Now that the Officejet Pro X is available, what’s it like?

Christine Dunne
Mar 18, 2013

Part five: Overall experience

Over the last month or so, I have blogged about my experience using HP’s new Officejet Pro X576dw MFP; I’ve also discussed my colleagues’ first impressions of the new page-wide inkjet device. The purpose of this activity has been to evaluate what it’s like using the device day-to-day in a typical office–not to provide a technical review of the product.

Officejet Pro X576dw

On the whole, my colleagues and I have been very happy with our experience of the MFP. Not only was the device easy to handle, unpack, set up, and use, but it is delivering output at the level we require for more than 10 users. Granted, most of these users are not printing every day, but it has been reassuring to find that the X576dw can function perfectly well as a primary print device in our environment.

The purpose of this fifth and final blog post is to provide an overview of InfoTrends’ experience using the MFP. We will highlight what we consider to be the key advantages of the product as well as some areas where things could perhaps be improved a little.

Setup is simple

It was very easy to set up the device, from the moment we unpacked it to the moment we finished installing the device drivers. One key advantage over many laser devices is the ease with which the cartridges can be inserted and replaced. The ink cartridge door is right in the front of the device and the cartridges pop right out and slide right in. When my colleague Cathy and I had to change the cyan toner in our HP LaserJet 4600 single-function printer the process was not so intuitive or simple.

The Officejet Pro X576dw's cartridge door

While I did have some trouble creating a Web Services account initially (I received error messages from the server), I would expect HP’s tech team to work out this kink.

The device is user-friendly

I also found it very easy to use all of the device’s functions, including printing from a PC, printing from a smartphone, printing from cloud apps, printing from a USB drive, scanning to a PC, scanning to a USB drive, scanning to email, scanning to a network folder, and copying. I especially appreciated the simplicity of printing from my smartphone as well as the usability of the touchscreen. One suggestion, however, is that HP pre-install more business-focused print apps on the device itself and continue to develop a larger number of business-focused print apps in general.

Text quality is comparable with laser devices

All of my colleagues who tested out the Officejet Pro X576dw thought the text quality of the device’s output is comparable with laser devices; some even said they couldn’t tell that the output was inkjet and not laser. With many office customers continuing to believe that laser devices produce crisper and clearer black text, these observations are powerful.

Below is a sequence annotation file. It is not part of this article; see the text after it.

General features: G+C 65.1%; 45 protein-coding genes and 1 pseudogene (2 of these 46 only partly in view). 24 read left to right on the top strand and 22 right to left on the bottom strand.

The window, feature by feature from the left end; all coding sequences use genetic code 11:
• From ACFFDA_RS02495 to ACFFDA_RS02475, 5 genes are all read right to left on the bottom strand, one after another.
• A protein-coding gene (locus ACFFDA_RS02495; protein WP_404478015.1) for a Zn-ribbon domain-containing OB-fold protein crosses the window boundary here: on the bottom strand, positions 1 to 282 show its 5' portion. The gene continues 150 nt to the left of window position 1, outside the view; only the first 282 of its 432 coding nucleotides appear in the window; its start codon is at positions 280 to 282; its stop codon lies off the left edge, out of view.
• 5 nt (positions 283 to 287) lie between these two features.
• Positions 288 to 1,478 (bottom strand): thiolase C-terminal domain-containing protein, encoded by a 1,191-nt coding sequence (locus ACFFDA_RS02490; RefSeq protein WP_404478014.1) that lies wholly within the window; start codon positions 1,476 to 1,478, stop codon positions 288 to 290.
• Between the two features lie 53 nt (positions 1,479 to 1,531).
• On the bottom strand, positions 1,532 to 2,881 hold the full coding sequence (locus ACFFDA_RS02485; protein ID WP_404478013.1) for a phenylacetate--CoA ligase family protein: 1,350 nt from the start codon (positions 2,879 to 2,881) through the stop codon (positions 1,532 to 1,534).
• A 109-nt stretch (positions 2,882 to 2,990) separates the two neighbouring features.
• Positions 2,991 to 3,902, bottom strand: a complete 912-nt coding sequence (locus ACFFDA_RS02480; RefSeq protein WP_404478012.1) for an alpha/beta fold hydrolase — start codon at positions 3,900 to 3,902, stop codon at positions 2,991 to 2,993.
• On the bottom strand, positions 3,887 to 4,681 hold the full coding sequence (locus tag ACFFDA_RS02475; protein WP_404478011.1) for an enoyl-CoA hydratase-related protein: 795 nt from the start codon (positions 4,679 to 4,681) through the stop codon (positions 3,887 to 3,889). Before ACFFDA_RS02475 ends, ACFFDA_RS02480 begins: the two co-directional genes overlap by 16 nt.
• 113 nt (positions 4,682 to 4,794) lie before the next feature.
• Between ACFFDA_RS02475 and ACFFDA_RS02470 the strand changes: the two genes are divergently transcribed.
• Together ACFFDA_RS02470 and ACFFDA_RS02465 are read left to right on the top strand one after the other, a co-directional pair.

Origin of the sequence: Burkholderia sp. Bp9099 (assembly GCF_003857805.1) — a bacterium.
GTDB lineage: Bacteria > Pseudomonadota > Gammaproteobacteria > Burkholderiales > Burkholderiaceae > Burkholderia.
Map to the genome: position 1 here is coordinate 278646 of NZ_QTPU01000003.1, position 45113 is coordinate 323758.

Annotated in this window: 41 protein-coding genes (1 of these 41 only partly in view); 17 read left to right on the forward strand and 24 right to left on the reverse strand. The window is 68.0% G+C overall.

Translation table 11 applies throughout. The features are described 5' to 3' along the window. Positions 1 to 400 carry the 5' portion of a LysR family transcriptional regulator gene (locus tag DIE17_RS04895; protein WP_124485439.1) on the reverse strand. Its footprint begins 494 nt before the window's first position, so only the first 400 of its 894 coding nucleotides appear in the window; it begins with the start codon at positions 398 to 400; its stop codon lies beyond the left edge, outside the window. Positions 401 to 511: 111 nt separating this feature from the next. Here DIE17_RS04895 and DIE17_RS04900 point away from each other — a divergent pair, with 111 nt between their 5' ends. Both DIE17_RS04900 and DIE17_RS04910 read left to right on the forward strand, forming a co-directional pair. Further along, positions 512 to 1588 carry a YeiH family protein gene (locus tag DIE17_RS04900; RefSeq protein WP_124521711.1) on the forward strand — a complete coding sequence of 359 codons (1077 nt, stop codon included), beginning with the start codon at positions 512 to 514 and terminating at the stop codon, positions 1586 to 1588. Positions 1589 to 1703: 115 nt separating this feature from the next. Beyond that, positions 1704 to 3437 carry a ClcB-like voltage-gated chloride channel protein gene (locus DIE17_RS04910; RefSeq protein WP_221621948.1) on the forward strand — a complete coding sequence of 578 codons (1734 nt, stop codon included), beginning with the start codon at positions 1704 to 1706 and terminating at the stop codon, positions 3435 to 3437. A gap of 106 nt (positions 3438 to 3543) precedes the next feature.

Color output is acceptable

While some colleagues thought the Officejet Pro X576dw produced better color output than our HP LaserJet 4600 single-function printer, other colleagues noted that the paper can curl when printing a full color page due to increased moisture levels. Nevertheless, it is important to remember that both ink and laser have certain inherent issues that can result in page curl. We also noticed that color output looks best on ColorLok paper (as opposed to plain office paper or specialty stocks) in professional or presentation mode.

Device is speedy

Colleagues were impressed by the print speed of the device as well as its first page out time. While the device is capable of printing up to 70 pages in general office mode, most colleagues highlighted the fact their print job had already completed when they arrived in the copy room. While one colleague said the device was a bit slow for printing a 217-page PDF document, it must be acknowledged most users will not be printing documents of this length.

Device is attractive and quiet

Some colleagues also lauded the design of the device (including one who called the color “sleek Ninja black”), while others said they appreciated its lack of noise (they were standing by the device at the time–as it’s in a separate copy room noise isn’t generally an issue anyhow).

Conclusion

To date my colleagues and I are satisfied with the Officejet Pro X; what remains to be seen is whether they will continue to print on this device or return to the HP LaserJet devices they are most familiar with. I intend to continue using the inkjet device as a sort of long-term test of reliability. Perhaps the ink costs of the MFP–which HP says are half that of comparable laser devices– will eventually have some impact on whether my company encourages us to use this device or the laser devices in the office. According to our recently completed primary research study, Is Inkjet Printing Technology Ready to Transform the Office Printing Environment?, lower supplies/running costs is a top reason U.S. laser device users switch over to a business inkjet product.

Why did you choose an inkjet device versus a laser printing device? (Top responses)

Source: Is Inkjet Printing Technology Ready to Transform the Office Printing Environment?

At this stage, we know that the MFP delivers similar levels of performance (or better in some areas like print speed and time to first page out) as our current laser devices–a key requirement for users to switch over to inkjet technology according to InfoTrends research. In fact, my colleagues and I decided to give the printer a “9” out of “10,” which makes us “net promoters.” We would happily recommend this business inkjet device to a friend or colleague. Of course, this score does not really take into account the Officejet Pro X’s low running costs as we haven’t had to pay for the ink–at least not yet!

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